They offered him $15 million for his software company, and he said “No.” So they offered him $25 million, and he said “No” again. Finally, they asked him what it would take.

“My board will not accept anything less than 3 million shares (worth about $45 million),” he responded. In the end, the buyer largely agreed.

According to Pat Sullivan, the creator and founder of best-selling contact-management software ACT!, this is how he sold ACT! to Symantec in 1993.

“Why sell in 1993?” I asked Sullivan. “And did your later sale of Interact Commerce to Sage for over $260 million proceed in the same way?”

Sullivan’s answers provide a perfect illustration of how to evaluate timing and leverage in the business sale context.

“The best time to sell is when everything is going really well,” Sullivan told me. When he sold ACT!, he said, it was coming off a great year. It had received industry recognition as the market leader, and rumors were starting that Microsoft would soon enter a competitor in that market space.

From a leverage standpoint, Sullivan was right. The less you need to sell and the better your situation, the stronger your leverage. Conversely, the more you need to sell and the more desperate your situation, the weaker your leverage.

But that’s only part of the leverage equation. Another critical factor? Symantec’s need to buy.

Sullivan described Symantec’s situation as relatively desperate, noting that it had failed to complete its own Windows product on time, and thus had “120 sales folks with nothing to sell.” The timing for ACT!’s sale was ripe.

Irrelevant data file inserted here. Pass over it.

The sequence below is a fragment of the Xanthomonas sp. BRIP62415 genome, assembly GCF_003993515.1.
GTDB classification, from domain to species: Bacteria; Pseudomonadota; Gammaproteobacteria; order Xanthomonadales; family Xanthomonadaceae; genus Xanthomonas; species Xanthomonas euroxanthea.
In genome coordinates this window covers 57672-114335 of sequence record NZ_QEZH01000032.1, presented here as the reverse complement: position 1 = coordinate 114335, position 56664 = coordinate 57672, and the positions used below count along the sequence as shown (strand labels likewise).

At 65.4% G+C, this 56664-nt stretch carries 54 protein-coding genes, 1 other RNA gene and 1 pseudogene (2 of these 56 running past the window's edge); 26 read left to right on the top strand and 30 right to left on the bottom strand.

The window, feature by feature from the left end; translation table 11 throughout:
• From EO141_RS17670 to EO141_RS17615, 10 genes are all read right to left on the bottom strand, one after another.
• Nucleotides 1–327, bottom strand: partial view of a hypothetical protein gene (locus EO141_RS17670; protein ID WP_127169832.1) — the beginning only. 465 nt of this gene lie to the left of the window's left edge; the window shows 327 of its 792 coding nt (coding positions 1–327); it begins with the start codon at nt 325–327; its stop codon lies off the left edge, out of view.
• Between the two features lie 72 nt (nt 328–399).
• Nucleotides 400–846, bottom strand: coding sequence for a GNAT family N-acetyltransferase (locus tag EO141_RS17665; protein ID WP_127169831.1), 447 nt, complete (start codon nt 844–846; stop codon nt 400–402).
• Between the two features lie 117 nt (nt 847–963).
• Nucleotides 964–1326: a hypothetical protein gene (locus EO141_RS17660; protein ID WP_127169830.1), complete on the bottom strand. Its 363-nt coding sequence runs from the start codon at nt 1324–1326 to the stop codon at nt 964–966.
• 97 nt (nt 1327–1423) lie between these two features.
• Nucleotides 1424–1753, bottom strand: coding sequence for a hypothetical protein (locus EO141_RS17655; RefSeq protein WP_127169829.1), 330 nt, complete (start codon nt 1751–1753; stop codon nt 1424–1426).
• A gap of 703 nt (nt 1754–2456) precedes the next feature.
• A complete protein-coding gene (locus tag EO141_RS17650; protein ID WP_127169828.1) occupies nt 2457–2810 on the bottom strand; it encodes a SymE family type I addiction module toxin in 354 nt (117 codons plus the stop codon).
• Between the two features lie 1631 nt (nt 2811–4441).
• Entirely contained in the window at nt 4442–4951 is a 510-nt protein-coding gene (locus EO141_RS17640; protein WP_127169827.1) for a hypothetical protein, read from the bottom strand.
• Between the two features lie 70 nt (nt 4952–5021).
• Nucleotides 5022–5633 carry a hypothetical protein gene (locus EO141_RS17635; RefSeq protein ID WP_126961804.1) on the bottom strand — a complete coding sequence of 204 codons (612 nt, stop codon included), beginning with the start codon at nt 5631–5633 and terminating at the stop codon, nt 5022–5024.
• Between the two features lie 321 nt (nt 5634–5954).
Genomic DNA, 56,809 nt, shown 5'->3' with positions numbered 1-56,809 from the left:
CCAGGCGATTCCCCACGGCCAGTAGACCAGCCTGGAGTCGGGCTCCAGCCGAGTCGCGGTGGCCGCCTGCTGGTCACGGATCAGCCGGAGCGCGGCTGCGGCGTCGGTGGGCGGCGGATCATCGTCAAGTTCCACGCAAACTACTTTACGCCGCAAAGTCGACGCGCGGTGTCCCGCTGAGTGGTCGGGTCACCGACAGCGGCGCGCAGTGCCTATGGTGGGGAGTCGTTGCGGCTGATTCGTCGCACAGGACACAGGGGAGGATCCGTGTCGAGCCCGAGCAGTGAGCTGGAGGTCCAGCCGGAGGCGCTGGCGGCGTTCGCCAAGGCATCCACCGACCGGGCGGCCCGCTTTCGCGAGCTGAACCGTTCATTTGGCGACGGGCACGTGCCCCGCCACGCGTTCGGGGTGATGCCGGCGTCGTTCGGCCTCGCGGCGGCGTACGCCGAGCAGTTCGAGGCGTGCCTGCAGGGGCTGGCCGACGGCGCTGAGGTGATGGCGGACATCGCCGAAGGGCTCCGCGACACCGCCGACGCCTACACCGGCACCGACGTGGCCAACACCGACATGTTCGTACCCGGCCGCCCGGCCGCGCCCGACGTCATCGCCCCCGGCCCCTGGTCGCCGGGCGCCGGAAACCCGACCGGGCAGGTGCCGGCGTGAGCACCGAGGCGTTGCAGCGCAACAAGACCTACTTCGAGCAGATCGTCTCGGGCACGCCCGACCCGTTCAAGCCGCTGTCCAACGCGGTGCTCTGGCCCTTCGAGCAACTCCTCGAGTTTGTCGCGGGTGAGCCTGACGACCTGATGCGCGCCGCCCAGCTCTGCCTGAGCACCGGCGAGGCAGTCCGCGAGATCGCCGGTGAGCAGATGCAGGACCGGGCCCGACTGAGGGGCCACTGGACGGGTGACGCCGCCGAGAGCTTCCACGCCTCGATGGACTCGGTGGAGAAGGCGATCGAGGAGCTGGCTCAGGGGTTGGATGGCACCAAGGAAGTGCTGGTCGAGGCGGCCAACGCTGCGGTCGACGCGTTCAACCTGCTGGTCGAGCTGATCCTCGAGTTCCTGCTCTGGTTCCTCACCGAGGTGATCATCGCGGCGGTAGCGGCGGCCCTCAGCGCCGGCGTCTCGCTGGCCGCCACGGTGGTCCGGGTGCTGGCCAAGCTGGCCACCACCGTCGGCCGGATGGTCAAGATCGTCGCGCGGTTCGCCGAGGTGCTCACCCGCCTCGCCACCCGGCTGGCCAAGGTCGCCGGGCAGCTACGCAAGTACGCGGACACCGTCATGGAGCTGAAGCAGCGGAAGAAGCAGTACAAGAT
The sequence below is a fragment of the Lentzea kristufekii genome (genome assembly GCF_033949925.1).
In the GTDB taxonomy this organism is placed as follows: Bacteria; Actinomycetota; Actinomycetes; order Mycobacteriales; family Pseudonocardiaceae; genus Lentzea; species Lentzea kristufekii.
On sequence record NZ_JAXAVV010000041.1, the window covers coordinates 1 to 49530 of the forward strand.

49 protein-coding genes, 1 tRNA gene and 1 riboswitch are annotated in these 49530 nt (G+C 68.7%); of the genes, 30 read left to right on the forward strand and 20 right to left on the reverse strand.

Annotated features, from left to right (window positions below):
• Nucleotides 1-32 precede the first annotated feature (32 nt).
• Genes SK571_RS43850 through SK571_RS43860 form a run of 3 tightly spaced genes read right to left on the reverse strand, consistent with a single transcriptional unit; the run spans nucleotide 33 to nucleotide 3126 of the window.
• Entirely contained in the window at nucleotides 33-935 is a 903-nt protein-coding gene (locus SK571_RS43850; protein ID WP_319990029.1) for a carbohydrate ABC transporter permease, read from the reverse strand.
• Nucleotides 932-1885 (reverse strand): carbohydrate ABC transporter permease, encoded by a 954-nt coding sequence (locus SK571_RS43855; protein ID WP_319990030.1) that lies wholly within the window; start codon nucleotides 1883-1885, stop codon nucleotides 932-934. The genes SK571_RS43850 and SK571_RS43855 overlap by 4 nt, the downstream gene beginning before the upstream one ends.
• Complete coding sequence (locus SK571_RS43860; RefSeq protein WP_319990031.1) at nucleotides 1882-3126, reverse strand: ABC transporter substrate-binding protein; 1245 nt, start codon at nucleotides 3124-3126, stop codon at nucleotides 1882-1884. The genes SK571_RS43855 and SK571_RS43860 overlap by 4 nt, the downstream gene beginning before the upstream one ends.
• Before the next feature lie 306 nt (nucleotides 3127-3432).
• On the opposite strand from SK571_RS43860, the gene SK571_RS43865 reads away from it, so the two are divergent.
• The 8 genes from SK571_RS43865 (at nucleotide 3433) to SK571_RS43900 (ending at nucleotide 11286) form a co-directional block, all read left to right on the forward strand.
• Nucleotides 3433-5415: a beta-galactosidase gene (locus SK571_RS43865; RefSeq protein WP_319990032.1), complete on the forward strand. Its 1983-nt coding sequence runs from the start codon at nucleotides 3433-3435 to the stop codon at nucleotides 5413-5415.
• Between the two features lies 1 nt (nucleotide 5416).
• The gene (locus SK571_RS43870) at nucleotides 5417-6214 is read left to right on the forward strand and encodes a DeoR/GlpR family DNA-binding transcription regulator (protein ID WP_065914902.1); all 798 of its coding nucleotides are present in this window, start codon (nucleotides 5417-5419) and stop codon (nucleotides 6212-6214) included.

The combination of ACT!’s strong situation and Symantec’s weak position gave Sullivan the leverage to get Symantec to bet against itself and, basically, agree to Sullivan’s price.

The situation was different in 2001, when Sullivan sold Interact to Sage, a British-based company. At that time, the dot-com bubble had burst and the technology industry was reeling.

But Sullivan still felt the “time was right to sell.” Why? In part, he wanted to sell before things got worse and Interact’s need to sell became greater.

What did Sullivan do? He analyzed the market and determined that four to five companies might be interested in purchasing Interact. Sullivan also felt Interact was “not only the prettiest girl at the dance, (it was) the only girl at the dance.”

How? Despite the weakening industry, Interact owned two market-leading

software products, and no other similar company was up for sale. Plus, Microsoft appeared interested in buying, as did Sage.

Sullivan thus hired an investment banker to solicit bids from other potential buyers and sought to create an auction-type environment.

Sullivan was attempting to improve his leverage by increasing the value of his alternatives to an agreement with either Microsoft or Sage. While determining your relative level of need is the first element of leverage, understanding and improving your alternatives to an agreement with your counterpart is the second.

Interestingly, Sage knew that time might work against it. So it made a $350 million offer due to expire in three days. In other words, it didn’t want to give Sullivan a chance to solicit more bids, from Microsoft or others.

Sullivan and his board accepted this offer. Sullivan told me he just didn’t have the time to allow Microsoft to do its due diligence. Plus, he didn’t feel he would get as good a deal from Microsoft given its history of low-balling and an unresolved issue regarding possible anti-trust.

And $350 million is not insignificant.

End of negotiation, right? Wrong. The deal was due to close in May. But the market took a dive before then. And when Sage realized its stock value would also drop if it went through with the deal, it pulled out.

In other words, its best alternative to a deal with Interact – not buying Interact – became more valuable due to the market change. And as the value of its alternative went up, so did its leverage.

Back to the table. They reopened the negotiations – but now Sage had greater leverage. The final deal was valued at around $260 million. Several months cost Interact about $90 million.

Here’s the deal. Timing isn’t everything. But since leverage is fluid, timing sure makes a difference in negotiations. Sullivan knows this quite well.

Published June 7, 2002 The Business Journal

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